There’s two sides to protecting your personal data stored at Google: defending abuse from the outside, and defending abuse from the inside. Google’s Douglas Merrill recently gave some remarks on how Google tries defend from outside abuse. In a bit of a follow-up to Seth Finkelstein’s recent column in The Guardian (where Seth said it’s likely there are intelligence agency moles working at Google), I asked Google how they internally restrict access to data, so that e.g. a member of the Gmail team can’t access user data connected to Google Analytics, and so on. Here’s Google’s reply (note: as usual, privacy claims can’t be verified from the outside):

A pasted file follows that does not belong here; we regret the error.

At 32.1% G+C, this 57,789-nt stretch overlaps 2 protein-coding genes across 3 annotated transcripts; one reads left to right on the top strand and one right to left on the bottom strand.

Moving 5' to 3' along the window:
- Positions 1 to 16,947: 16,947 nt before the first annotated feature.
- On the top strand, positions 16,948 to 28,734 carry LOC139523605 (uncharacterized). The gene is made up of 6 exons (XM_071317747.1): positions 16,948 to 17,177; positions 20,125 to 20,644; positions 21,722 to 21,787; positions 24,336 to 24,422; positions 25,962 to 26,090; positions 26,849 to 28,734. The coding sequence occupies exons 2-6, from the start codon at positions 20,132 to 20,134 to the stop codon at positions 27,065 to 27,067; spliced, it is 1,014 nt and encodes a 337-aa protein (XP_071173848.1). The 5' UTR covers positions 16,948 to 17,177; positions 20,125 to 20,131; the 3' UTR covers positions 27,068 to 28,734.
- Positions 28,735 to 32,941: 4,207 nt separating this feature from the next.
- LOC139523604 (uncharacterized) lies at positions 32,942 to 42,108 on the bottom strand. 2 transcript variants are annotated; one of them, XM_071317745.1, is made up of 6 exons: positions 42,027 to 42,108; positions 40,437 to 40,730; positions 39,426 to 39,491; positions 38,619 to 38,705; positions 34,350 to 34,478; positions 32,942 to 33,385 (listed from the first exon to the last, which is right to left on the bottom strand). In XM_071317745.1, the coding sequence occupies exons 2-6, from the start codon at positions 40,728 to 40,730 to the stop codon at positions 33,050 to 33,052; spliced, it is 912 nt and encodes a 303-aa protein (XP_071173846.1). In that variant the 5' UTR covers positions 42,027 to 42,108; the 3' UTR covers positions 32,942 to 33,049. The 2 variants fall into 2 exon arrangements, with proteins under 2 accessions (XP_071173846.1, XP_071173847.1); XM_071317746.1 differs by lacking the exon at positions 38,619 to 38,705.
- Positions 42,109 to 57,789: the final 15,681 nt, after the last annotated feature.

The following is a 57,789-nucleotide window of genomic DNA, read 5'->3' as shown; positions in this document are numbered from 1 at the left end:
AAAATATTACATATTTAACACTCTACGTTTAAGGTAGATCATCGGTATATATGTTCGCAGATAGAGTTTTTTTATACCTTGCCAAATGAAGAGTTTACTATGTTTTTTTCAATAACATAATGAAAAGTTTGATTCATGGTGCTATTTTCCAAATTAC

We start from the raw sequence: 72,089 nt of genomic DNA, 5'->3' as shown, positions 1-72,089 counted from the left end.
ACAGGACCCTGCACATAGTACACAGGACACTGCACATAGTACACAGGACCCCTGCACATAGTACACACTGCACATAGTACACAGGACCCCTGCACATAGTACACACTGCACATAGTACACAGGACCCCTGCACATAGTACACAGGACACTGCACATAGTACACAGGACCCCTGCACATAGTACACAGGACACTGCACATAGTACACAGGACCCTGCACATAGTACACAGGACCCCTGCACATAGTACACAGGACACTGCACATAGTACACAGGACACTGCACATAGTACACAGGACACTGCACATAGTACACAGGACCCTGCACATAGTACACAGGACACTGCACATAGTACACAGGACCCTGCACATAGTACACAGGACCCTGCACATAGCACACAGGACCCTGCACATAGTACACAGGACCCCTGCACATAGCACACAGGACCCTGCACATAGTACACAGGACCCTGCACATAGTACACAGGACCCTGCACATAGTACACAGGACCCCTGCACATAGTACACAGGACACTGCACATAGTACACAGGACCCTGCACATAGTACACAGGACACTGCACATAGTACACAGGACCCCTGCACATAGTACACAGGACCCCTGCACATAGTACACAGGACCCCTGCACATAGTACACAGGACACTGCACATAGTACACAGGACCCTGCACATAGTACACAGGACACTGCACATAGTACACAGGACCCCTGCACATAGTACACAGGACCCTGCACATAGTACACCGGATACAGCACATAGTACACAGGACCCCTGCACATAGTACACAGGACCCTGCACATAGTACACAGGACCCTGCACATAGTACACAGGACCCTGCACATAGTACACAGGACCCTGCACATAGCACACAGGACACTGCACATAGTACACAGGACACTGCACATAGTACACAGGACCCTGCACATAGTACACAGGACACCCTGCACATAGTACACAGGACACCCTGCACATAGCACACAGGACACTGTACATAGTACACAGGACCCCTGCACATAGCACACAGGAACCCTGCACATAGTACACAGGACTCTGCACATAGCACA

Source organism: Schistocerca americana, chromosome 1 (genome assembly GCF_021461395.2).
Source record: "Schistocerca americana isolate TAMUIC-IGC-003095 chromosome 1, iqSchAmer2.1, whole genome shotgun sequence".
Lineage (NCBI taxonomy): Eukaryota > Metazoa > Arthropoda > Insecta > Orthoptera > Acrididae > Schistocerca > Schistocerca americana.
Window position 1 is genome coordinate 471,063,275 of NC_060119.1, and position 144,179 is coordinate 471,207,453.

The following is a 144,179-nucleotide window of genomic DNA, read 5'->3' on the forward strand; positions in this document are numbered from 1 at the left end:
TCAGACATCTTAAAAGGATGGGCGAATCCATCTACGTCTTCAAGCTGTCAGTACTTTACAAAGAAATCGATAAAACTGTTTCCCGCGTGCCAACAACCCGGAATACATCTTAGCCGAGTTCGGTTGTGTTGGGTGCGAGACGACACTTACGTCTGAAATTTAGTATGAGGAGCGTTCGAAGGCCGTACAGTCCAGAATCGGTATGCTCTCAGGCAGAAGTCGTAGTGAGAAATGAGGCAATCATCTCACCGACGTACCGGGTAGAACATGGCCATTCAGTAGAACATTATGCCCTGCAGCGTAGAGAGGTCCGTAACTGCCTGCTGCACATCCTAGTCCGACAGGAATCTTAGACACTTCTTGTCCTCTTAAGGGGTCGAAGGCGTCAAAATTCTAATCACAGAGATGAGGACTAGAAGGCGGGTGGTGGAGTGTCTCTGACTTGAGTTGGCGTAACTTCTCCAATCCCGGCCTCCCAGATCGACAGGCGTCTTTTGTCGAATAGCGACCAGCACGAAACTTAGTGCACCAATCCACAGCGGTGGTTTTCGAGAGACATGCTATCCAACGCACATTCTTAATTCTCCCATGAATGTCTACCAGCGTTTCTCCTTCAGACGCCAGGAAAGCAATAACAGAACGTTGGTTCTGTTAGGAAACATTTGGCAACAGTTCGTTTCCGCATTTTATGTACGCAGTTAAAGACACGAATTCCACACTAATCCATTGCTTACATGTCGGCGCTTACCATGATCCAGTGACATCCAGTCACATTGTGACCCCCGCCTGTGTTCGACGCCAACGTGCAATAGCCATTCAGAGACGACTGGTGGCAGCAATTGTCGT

We restrict access internally in a number of ways. For example, product managers for Google Maps are not able to see the data collected for the Google Book Search team. For sensitive information, such as credit card info and email content, the access is more strictly limited and includes additional security measures such as tracking who accesses which data and when. This group of people is limited in their access to this data for specific purposes, such as debugging or abuse detection. Oftentimes, access to such data is automated so that there is no need for an individual to access the data. All of our employees are also bound by confidentiality agreements to protect against the misuse of data.
Google, Google-Internal, Google-inside, Data Restrictions, Data Protection, Security